Social Studies Opinion

The Character Education We Need

By Dave Powell — June 10, 2016 7 min read
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I should probably stop short of saying this will be the last thing I have to say about grit—never say never—but I think this will be the last thing I have to say about grit. Maybe.

In response to my last post, a commenter, “thespecialeducator,” presented a scenario. In it, a student says he doesn’t want to write an assigned essay about George Washington because writing essays is “hard” and because old G.W. is “boring.” The teacher offers to walk him through it, even suggesting that they have lunch together. The student says no, he’d rather eat lunch with his friends (can we blame him? with every minute of every school day already programmed, those precious twenty minutes of “free time” at lunch can be golden), and, also, does he have to still do the essay? The teacher pivots. He explains to the student that everyone else has to write the essay, so this student does too. He gives the student an out: explain to me why you shouldn’t have to write the essay everyone else has to write. “Persuade me,” he says.

The student responds that he just doesn’t want to. Turns out the student is captain of the lacrosse team and has a tournament this weekend. Can he please, please not write the essay? The teacher says: “Your essay is due on Friday. Have a nice day.”

Sound familiar?

The details might be different in different circumstances, but I think this scenario gets it mostly right; this rings true to me. I don’t have this experience as often as I used to when I was a high school teacher, but I do remember well the cascading excuses students would give when I asked them to do something they didn’t want to do. I remember them well, I think, mostly because I do still have this experience on a regular basis—only it’s not my students complaining about the work I assign, it’s my kids. Change the assignment from writing an essay about George Washington to doing the dishes or taking out the trash and this is a scenario not only every teacher could relate to but every parent could too.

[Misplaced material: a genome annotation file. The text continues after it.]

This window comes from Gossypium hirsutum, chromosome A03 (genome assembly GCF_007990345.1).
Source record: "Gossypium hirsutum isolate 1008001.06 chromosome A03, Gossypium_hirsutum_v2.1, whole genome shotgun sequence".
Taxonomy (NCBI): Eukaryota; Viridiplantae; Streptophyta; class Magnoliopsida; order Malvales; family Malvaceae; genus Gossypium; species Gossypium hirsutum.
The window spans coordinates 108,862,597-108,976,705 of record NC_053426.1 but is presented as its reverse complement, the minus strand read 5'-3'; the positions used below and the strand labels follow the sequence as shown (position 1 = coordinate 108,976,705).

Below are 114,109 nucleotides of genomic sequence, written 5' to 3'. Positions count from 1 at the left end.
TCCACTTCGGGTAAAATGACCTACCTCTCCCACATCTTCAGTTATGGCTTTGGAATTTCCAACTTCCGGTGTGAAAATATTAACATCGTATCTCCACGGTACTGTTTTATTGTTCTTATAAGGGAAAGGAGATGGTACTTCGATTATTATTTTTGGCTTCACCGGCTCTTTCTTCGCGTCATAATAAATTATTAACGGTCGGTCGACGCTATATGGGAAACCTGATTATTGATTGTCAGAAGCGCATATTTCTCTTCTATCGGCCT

And that’s an important point. What does writing an essay about George Washington have in common with emptying the dishwasher? Nothing and everything, of course. And are there any lessons here for teachers who want their students to work hard (no, more than that—they want their students to want to work hard), and who also want to instill positive character traits in them as well?

Let’s see if we can break this down. First, the work: the assignment here is to write “another essay on George Washington’s legacy.” Another one. What the teacher says he wishes would happen is that his bored student would respond by saying: “Hey man, listen. I know you want us to write another essay on George Washington’s legacy. But I’m not into the dude. Here’s what I propose instead. I’d like to delve deeper into the Stamp Act and how it led to rebellion. I can still incorporate the skills you want me to. Can I do it, please?”

So here’s my first question: why isn’t that the assignment to begin with? If a teacher can anticipate a more interesting assignment than the one he or she assigned, why not make the more interesting assignment the assignment in the first place? I know, I know: there are the state standards and common core and district guidelines, our hands are tied, etc. etc.—but none of these things, not one of them, ever have to prevent a teacher from teaching well. If you can’t think of an interesting reason to do an assignment yourself, then you need a new one. You’ll never be able to convince a kid to do it. Give the best, most interesting work you can think to give, and if you know your students aren’t responding well to the work you have assigned, start looking for help. You probably have creative colleagues who doing interesting things. Borrow from them.

But that’s only part of the issue here. Very much to his credit, the teacher in this scenraio wants to give his student some choice in the matter: he wants, as he says, to have “democracy in action” in his classroom. How can a teacher do that? The first step is to understand what democracy really is. That requires a longer explanation than I have space for here, but suffice it to say that democracy is not letting everybody do what they want to do. Democracy is about responsibility and deliberation and doing things for the common good. Everybody doing what they want to do is something more like libertarianism, if we’re using political definitions, not democracy.